courtesy-urbanertslings.com_it’s all the same in God’s eyes.

the thoughts, the actions. the things done in secret as well as those done in public. all the same. all equal.  jimmy carter knew that. remember his honesty about lust and adultery. it made him the brunt of many jokes. i thought him heroic and profound.

the shooting in Orlando triggered my thinking. as that awful tragedy has brought out the haters of all that is supposedly Muslim and supposedly Christian, LGBT, pro or against Obama,progressives and conservatives, pro or anti guns… the whole drill. senators quote bible verses, presidential candidates say “I told you so”, Fox news-lovers regurgitate nonsense (it seems to me) and Franklin Graham steps in and causes all kinds of commotion in God’s name.

and me?

i move from shock (not again!) to sadness at the senseless loss of life to anger. i fume. i fret. i grow irate. i respond to posts with brittle, harsh words. i long to smash things and shout at people who have the audacity to think differently than me…those who obviously are so very wrong in their thinking.

and then i see it.

i’m just like those i despise. self-righteous. judgmental. condemning. ready to erase any opposition i can.  with my voice, not a weapon.  yet my tongue can be weapon. and my words can be vicious.

pause.

that is not who i want to be.

and here i am, just beginning a study on contemplative prayer. moving towards developing a deeper, richer inner life. making time for silence and quiet in my life. i’m taking intentional steps to draw closer to God as I know God, in order to become more of who God created me to be.

and into this contemplative state crashes vengeance and anger and impatience and loathing.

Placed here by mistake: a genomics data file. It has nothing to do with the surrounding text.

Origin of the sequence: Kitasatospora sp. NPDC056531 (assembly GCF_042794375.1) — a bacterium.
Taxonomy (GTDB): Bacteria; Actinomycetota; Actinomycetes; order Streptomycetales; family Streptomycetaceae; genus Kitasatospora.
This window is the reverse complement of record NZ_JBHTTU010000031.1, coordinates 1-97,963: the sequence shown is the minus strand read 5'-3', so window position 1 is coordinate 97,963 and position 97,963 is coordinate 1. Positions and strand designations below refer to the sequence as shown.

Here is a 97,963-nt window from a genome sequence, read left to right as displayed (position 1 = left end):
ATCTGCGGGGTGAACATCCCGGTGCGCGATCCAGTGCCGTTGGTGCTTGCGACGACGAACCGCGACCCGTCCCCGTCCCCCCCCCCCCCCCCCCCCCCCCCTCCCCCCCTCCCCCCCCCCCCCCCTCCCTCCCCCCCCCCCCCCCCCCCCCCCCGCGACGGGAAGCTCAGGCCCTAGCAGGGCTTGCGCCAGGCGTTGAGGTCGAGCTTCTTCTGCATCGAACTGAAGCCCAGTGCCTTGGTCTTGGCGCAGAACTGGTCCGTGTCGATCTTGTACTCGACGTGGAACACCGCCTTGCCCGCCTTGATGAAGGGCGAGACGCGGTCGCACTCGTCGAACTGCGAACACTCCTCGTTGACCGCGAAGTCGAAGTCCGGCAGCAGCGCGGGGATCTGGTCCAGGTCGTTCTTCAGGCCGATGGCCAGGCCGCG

pause.

i am that house divided and i’m falling.

what is the right response?  my friend Joss reminds me to love. that starts with the littlest of things. to refrain from belittling others.  not to poke fun of  someone–the way they dress. the news they watch. the junk they believe.  at the very basic level, she says, we can begin to build love. then that love grows. and grows.

how did Jesus continue to care for the poor and the sick, those who  were hurting and those in distress when so many around him jeered, threatened and eventually killed him?

he went away and spent time in prayer for one.  he connected to his source of strength and purpose and got what he needed from there.  he had support.  12 odd fellows who, though they didn’t fully understand what he was about, ate, slept, traveled and worked with him day in and day out.  he was not alone. Jesus turned the other cheek and kept on with his mission.  he loved and loved and loved and loved.  he brought people to life through his actions, his words, his being.

that’s who i want to be like.  not a self-righteous bitch on Facebook who answers (what i deem to be) stupid comments with cutting words.  not a woman who, with her tongue and her ideas,disturbs the airwaves, internet, breathing space of those who don’t see the world as i see it.

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it’s time i turn my sword into ploughshares.  seek peace and pursue it.  not accept the awfulness in the world but find a more effective way to deal with all that i see is wrong.

it’s time to put the A-15 down. to turn my words of anger into prayers for all.  it’s time to shut up and start putting forth prayers for this world of ours.

Lord, have mercy.